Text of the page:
Book Information
Rating: Excellent
Reading/Interest Level: Primary, Intermediate, Young Adult
Author: Katherine Applegate
Publisher: Feiwel & Friends
Year: 2015
ISBN: 9781250043238
Pages: 256

Being homeless is a bad dream for many, but for Jackson it’s a reality. After Jackson’s dad is diagnosed with a condition that keeps him from working, Jackson’s family is tight on money, short on food, and down on luck. Jackson wants his parents to give him the facts--he never much liked silly stories. So when his old imaginary friend shows up, Jackson wants nothing more than to get rid of him. Crenshaw is a giant cat who loves surfing, bubble baths, and purple jelly beans, and he’s not real. Jackson doesn't believe in imaginary friends anymore, and just wants Crenshaw to leave him alone. But when the family is evicted from their apartment and are once again living out of their minivan, Jackson realizes that maybe he needs Crenshaw now more than ever. Crenshaw teaches Jackson that a little imagination can go a long way, and that if he can just believe in good things to come, then the hard things he and his family are experiencing now will be bearable. Jackson learns once more to believe in hope and just a little bit of magic--and in purple jelly beans.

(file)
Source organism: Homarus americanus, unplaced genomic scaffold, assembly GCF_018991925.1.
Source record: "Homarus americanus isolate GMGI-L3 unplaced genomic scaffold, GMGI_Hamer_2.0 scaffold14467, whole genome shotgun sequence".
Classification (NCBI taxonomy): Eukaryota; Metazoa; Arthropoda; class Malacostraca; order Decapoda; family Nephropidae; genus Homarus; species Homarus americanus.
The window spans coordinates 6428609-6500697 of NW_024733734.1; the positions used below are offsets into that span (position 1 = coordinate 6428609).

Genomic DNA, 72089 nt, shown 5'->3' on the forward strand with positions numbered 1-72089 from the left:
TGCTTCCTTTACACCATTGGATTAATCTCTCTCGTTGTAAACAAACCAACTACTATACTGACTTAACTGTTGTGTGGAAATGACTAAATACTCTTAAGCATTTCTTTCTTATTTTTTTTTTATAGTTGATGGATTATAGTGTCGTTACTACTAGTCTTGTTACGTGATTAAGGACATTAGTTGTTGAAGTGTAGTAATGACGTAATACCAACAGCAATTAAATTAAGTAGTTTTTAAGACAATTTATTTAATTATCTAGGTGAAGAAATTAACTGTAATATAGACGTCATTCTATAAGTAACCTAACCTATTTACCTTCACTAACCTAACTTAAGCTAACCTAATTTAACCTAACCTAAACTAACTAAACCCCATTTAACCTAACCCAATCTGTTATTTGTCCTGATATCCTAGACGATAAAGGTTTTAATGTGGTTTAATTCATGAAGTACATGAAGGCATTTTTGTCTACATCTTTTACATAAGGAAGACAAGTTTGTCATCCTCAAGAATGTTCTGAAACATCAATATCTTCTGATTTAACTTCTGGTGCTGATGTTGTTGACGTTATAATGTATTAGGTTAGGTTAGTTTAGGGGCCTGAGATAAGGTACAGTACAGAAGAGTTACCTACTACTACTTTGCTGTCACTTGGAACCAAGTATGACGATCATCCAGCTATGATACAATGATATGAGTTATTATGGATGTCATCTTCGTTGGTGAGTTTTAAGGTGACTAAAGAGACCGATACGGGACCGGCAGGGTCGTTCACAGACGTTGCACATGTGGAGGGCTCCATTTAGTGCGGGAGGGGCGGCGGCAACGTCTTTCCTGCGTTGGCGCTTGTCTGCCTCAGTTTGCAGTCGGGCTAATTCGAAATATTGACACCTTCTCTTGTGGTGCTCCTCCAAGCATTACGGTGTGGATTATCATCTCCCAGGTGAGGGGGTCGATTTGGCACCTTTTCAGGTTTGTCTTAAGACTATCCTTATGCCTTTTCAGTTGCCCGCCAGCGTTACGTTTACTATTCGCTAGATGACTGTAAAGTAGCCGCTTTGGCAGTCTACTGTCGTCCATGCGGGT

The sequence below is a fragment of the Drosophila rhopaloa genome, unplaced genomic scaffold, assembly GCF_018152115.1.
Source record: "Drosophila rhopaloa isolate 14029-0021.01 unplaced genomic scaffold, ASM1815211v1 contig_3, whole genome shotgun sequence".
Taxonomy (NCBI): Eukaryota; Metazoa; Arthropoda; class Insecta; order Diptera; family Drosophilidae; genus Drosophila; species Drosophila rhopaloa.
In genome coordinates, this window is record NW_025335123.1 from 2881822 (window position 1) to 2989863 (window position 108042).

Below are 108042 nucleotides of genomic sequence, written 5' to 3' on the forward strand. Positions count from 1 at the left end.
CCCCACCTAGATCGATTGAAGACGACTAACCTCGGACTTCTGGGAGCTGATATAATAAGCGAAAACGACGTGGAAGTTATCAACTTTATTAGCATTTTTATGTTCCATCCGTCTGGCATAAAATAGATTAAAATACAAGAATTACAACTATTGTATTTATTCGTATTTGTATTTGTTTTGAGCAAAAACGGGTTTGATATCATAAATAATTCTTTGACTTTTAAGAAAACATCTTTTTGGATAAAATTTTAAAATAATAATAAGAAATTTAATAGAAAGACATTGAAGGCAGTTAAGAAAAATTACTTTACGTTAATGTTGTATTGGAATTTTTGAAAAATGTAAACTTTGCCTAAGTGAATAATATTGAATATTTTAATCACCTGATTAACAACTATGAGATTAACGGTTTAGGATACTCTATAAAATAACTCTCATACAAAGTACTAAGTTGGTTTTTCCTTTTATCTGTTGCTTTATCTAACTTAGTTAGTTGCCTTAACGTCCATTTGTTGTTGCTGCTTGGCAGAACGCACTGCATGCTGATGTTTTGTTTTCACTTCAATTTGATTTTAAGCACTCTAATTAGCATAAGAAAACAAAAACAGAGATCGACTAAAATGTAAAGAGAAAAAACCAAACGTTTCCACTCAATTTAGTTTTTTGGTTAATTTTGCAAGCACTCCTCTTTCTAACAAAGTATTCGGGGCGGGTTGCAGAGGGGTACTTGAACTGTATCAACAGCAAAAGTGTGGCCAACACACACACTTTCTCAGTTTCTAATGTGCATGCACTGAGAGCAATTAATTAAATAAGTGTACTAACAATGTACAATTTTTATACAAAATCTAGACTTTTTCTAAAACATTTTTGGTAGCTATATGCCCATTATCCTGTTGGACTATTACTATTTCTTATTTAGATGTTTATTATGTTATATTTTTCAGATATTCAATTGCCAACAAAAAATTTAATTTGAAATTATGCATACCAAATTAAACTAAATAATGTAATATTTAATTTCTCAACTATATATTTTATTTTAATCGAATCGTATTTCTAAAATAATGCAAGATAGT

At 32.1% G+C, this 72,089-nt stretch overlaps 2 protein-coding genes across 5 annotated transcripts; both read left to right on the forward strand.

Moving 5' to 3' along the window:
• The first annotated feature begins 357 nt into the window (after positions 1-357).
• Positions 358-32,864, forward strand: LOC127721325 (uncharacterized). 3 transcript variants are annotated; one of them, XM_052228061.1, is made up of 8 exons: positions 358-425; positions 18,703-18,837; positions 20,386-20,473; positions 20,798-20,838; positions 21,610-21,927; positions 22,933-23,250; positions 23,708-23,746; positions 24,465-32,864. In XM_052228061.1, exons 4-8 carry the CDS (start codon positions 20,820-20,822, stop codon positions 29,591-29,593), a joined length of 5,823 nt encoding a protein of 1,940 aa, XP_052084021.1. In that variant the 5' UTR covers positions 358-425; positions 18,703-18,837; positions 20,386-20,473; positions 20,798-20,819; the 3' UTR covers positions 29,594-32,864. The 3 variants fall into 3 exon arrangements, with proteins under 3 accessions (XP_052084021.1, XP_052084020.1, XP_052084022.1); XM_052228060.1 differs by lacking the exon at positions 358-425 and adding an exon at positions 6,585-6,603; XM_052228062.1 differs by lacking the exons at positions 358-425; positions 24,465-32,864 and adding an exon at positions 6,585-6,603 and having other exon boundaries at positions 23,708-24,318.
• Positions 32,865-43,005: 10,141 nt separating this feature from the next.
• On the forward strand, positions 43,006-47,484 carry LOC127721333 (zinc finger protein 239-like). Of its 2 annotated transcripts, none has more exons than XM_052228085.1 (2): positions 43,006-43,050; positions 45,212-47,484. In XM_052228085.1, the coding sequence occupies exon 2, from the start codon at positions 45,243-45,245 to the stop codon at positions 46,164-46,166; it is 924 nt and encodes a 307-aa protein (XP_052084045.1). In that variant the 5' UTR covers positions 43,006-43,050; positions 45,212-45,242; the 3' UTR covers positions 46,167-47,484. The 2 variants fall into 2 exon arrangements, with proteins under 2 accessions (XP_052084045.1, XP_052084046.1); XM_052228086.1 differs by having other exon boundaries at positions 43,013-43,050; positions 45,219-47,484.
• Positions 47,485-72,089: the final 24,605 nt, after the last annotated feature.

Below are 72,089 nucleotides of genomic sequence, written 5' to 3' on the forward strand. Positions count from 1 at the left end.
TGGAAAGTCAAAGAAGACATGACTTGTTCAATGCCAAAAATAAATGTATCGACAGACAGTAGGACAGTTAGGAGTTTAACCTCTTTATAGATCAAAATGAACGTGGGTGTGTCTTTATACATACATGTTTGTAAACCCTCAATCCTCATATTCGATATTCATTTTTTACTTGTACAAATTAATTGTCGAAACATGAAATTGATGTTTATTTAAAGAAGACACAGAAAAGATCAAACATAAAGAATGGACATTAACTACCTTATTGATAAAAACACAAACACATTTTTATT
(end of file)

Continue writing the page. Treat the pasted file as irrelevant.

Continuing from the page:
Katherine Applegate has a way of taking hard subjects and making them manageable for young audiences. Much like her novel The One and Only Ivan, which deals with difficult topics like animal cruelty from the perspective of a friendly gorrilla, Crenshaw jumps on the topic of homelessness from a perspective that kids can relate to. Jackson is a typical kid in a tough situation, and the story is written in his voice. Children will be able too see themselves in Jackson’s story as he deals with his situation the way a typical child would. This makes it easier for real kids in real, tough situations to see that no situation is hopeless and that they are never alone. For many kids, stories like Crenshaw may have the ability to help them cope when they feel stuck in an impossible situation. I was impressed as I read by the raw reality and bravery of Applegate’s storytelling, and believe that Crenshaw has the power to promote imagination and hope for young readers everywhere.